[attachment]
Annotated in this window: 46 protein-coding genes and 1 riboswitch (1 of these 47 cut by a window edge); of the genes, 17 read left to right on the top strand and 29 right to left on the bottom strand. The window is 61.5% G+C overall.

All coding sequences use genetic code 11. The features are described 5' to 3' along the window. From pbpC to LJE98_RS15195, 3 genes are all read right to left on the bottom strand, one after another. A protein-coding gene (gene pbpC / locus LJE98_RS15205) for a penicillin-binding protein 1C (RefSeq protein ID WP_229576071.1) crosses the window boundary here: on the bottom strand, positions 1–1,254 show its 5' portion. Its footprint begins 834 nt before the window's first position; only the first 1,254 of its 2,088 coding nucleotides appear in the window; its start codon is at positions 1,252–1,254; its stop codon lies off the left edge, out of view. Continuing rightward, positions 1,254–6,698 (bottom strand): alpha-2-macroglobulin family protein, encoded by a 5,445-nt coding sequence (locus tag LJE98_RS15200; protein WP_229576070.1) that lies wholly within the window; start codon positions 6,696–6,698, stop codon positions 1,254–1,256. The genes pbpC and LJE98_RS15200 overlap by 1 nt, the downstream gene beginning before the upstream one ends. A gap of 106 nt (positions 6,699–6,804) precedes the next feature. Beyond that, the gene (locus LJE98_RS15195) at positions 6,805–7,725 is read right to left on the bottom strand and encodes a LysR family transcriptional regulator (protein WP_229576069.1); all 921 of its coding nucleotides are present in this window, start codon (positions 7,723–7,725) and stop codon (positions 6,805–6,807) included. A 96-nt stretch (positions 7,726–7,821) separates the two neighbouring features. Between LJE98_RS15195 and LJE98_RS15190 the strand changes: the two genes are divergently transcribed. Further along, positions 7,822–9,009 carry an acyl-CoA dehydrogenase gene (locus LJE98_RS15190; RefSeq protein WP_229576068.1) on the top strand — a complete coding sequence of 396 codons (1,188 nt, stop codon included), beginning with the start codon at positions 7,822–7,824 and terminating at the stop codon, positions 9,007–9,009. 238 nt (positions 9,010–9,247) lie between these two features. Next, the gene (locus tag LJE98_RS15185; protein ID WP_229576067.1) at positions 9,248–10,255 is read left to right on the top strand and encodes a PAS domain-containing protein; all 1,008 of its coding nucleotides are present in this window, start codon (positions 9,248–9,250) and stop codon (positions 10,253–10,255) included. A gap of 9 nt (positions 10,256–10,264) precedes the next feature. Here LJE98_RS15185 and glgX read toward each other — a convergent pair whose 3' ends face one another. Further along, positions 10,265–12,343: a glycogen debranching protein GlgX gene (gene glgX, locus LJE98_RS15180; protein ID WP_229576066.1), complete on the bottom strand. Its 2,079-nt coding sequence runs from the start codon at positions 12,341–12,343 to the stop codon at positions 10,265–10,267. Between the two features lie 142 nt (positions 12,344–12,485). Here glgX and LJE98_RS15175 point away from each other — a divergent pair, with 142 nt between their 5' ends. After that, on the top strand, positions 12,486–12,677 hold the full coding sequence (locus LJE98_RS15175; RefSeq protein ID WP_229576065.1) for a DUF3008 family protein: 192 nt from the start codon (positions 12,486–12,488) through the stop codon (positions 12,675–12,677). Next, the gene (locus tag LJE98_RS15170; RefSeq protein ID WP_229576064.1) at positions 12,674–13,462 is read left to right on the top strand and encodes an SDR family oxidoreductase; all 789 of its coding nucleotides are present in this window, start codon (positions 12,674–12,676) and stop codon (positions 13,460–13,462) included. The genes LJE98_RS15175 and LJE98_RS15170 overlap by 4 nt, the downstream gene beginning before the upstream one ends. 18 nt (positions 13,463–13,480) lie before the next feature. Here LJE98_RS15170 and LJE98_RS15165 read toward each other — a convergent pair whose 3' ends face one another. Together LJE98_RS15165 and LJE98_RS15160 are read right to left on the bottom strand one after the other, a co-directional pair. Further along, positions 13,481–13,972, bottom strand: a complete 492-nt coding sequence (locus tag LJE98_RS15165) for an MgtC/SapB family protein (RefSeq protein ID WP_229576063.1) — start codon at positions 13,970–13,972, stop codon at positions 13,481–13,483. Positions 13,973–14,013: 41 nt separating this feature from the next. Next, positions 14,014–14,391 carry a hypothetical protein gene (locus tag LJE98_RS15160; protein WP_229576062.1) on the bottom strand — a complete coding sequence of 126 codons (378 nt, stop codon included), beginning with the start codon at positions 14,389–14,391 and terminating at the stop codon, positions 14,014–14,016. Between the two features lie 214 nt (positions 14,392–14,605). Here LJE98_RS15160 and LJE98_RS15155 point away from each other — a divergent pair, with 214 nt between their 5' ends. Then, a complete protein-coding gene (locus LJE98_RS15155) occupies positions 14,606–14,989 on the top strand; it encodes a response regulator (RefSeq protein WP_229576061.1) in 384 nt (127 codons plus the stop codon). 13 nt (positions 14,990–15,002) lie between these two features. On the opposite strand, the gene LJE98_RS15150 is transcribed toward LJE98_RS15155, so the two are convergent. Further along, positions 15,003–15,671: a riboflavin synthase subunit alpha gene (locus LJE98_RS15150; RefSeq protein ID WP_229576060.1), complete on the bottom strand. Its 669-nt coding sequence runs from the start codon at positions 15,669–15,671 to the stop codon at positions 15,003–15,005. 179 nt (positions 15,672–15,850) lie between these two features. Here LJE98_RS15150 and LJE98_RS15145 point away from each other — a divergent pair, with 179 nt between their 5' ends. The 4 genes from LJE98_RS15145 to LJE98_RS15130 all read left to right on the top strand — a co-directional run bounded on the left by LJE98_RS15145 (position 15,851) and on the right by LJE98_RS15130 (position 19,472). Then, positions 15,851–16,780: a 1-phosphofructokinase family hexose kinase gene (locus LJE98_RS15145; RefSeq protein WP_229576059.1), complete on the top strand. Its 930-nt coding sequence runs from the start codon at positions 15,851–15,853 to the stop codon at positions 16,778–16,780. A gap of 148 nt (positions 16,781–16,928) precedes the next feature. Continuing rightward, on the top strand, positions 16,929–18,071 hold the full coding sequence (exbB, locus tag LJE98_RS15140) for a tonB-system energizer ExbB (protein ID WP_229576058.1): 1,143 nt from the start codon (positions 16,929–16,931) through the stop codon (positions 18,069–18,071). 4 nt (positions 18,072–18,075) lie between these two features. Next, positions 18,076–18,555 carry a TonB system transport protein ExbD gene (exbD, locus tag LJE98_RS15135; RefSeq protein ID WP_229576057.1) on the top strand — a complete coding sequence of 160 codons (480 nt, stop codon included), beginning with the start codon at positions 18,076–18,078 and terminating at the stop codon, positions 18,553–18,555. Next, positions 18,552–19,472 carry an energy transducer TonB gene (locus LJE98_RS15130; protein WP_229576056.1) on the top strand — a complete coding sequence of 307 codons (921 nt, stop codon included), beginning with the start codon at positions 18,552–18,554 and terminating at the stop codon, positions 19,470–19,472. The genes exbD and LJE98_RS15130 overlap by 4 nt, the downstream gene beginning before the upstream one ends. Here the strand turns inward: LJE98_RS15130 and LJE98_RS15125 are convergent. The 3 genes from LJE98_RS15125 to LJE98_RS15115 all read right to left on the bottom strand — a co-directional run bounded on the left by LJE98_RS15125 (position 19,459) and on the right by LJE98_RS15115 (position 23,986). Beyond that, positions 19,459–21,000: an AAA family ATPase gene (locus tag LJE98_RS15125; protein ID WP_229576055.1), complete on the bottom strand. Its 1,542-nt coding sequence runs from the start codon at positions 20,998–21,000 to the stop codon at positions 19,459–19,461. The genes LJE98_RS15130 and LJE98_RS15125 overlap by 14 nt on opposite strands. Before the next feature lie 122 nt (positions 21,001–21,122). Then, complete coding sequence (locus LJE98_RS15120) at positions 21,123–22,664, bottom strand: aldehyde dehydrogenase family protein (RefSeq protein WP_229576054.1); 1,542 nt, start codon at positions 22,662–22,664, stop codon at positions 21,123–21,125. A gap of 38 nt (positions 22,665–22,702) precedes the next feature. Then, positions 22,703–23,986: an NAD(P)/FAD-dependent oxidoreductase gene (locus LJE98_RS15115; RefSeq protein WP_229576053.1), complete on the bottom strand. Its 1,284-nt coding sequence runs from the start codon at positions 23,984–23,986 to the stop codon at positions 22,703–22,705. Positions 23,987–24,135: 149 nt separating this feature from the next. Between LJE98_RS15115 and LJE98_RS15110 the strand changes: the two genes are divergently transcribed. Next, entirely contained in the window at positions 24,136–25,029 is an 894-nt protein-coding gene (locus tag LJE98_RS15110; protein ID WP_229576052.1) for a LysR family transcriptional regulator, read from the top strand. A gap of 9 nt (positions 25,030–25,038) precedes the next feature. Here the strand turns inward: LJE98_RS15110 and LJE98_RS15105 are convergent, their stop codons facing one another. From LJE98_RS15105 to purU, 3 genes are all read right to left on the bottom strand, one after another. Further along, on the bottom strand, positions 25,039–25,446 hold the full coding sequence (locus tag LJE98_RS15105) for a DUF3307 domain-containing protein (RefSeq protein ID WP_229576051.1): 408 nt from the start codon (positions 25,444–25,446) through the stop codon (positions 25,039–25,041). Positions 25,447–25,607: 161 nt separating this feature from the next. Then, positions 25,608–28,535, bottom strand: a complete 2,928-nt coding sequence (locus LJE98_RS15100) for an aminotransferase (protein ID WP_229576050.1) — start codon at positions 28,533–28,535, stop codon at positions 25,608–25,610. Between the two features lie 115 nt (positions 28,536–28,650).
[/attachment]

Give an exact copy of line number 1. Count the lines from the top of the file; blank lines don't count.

Annotated in this window: 46 protein-coding genes and 1 riboswitch (1 of these 47 cut by a window edge); of the genes, 17 read left to right on the top strand and 29 right to left on the bottom strand. The window is 61.5% G+C overall.